The U.S. Air Force may use system upgrades for the Lockheed Martin [LMT] U-2S Dragon Lady reconnaissance aircraft on other platforms.

Such upgrades include the Raytheon Technologies‘ [RTX] Advanced Synthetic Aperture Radar System-2B (ASARS-2B) radar and the the Global High-altitude Open-system Sensor Technology (GHOST) for signals intelligence. ASARS-2B is to double the range of the Raytheon ASARS-2A radar, carried in the nose of some U-2s.

“ASARS[-2B] and GHOST –we’re designing those with open system, open architecture considerations for the ability to potentially use those on other platforms or future platforms, as able and as needed,” Air Force Col. William Rogers, Program Executive Officer for Intelligence, Surveillance, Reconnaissance and Special Operations Forces at Wright-Patterson AFB, Ohio said during an Aug. 3 Zoom briefing in response to a question.

“Both those are moving forward,” Rogers said of ASARS-2B and GHOST.  The Air Force has awarded three contractors funding to build Phase I initial prototypes for GHOST–a middle tier acquisition program, he said.

While the Air Force fiscal 2022 budget said that the service plans to divest its U-2s by 2026, Hodges said that his office is still planning to sustain the fleet through the 2030s, if needed.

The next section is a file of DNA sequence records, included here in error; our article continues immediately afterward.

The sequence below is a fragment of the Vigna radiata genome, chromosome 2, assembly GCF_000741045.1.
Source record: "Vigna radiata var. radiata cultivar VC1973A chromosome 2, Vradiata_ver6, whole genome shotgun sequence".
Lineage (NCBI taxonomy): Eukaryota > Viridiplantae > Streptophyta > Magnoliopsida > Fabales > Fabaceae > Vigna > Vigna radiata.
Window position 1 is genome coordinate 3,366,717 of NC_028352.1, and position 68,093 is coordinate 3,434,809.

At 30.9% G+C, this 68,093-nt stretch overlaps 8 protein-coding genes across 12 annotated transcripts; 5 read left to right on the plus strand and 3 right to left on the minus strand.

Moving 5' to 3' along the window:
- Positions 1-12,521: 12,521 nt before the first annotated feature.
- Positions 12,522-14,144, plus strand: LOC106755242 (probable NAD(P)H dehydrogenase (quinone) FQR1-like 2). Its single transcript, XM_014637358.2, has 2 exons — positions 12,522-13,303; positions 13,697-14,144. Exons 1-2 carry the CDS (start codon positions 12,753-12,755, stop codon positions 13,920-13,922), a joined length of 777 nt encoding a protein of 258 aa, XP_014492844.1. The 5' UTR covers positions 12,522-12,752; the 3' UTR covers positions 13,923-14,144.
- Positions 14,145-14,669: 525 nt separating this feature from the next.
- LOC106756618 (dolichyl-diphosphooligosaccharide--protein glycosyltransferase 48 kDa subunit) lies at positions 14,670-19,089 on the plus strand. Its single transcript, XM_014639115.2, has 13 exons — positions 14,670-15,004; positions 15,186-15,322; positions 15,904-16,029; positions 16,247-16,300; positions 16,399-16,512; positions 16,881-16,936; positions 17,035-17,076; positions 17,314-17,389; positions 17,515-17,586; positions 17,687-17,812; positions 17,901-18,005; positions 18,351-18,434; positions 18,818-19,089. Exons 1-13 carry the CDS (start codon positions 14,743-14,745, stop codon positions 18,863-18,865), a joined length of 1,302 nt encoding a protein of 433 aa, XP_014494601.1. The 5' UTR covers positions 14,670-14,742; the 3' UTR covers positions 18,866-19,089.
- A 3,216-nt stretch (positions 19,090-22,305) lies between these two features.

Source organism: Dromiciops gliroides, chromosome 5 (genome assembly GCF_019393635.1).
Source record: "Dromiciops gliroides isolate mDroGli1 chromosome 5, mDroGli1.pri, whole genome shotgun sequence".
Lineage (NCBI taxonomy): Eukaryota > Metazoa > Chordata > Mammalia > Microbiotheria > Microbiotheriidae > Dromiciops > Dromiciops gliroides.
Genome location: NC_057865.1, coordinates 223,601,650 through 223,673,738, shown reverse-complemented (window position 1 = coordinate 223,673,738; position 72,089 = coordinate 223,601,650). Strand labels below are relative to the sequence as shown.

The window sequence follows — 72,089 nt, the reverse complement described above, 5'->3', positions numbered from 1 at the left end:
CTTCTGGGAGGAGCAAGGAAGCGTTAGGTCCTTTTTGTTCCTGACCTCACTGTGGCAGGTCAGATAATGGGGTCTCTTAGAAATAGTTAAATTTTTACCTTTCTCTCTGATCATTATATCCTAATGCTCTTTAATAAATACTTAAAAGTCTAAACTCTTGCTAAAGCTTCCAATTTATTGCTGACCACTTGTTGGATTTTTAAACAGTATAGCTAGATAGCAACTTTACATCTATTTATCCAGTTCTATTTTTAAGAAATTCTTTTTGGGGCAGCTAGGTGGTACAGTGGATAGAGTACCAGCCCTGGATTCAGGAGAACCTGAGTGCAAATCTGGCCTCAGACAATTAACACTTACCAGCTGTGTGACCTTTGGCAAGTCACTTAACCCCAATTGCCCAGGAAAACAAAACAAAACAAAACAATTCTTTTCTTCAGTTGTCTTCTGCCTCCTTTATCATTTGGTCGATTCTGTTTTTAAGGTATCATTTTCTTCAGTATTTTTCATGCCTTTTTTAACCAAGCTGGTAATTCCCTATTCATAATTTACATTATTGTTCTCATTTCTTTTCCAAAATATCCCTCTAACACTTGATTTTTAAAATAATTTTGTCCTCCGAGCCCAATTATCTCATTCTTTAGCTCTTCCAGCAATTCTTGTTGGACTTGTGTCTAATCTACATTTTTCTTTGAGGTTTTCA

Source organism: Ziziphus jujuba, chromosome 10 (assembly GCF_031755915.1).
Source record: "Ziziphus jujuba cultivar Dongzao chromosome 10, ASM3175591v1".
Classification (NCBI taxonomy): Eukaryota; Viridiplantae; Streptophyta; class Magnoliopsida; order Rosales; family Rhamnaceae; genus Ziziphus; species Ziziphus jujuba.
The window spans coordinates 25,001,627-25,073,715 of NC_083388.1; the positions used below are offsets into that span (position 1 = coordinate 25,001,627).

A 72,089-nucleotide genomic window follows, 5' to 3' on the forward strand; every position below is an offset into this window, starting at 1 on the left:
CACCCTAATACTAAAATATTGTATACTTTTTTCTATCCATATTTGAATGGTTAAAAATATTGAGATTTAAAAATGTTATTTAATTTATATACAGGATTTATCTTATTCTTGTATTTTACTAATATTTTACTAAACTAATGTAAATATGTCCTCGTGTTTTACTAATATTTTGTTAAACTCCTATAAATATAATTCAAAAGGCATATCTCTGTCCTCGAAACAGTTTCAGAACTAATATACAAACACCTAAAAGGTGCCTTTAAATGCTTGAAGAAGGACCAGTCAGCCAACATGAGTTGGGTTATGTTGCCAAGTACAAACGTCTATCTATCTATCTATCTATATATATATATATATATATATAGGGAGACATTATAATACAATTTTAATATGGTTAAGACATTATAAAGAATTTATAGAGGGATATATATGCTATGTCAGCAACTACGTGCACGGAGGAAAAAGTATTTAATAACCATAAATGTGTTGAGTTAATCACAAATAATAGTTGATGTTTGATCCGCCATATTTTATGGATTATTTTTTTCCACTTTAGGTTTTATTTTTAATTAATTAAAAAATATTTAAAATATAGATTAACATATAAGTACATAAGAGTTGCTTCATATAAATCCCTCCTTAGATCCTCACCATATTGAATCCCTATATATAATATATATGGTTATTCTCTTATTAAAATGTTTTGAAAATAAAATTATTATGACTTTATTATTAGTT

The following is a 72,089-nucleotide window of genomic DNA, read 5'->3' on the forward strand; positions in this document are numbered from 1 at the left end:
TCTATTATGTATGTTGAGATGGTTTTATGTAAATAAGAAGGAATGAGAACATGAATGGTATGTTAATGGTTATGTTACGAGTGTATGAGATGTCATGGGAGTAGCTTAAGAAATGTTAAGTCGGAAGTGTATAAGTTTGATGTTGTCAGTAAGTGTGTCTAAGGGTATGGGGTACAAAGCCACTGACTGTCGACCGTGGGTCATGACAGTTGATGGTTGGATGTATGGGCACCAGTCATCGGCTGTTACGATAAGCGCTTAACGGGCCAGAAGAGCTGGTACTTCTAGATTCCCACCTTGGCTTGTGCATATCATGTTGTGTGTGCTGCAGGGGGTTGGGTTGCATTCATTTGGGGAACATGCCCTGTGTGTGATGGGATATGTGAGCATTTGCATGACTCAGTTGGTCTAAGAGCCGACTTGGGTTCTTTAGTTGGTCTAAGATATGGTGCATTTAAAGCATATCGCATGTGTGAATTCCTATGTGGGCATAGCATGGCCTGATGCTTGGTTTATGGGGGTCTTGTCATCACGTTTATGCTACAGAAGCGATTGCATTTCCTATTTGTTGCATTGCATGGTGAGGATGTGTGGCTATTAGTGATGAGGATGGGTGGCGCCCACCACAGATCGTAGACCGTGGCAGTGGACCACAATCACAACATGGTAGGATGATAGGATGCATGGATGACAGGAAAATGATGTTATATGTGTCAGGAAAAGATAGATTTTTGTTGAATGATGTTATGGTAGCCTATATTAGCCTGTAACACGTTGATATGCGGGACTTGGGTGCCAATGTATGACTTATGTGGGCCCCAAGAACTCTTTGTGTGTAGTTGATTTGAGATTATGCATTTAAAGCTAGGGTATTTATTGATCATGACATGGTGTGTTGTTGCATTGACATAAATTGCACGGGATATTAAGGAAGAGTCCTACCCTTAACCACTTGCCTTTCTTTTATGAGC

The Air Force has embarked on efforts to ensure continued relevance for the service’s fleet of 31 U-2s.

For example, the Air Force used an artificial intelligence (AI) algorithm–ARTUµ–by Booz Allen Hamilton [BAH] in a U-2 flight last Dec. 15 to steer the U-2’s ASARS-2A radar by Raytheon and to navigate the plane in what the Air Force said was the first time AI has commanded a military system, (Defense Daily, Dec. 16, 2020).

The flight came in support of the 9th Reconnaissance Wing’s U-2 Federal Laboratory at Beale AFB, Calif.

The ASARS-2B program “replaces the front end components” of the ASARS-2A “to alleviate reduction in current ASARS-2A capability starting in FY ’21 [fiscal 2021] due to significant diminishing manufacturing sources and material shortages (DMSMS) issues,” the Air Force has said.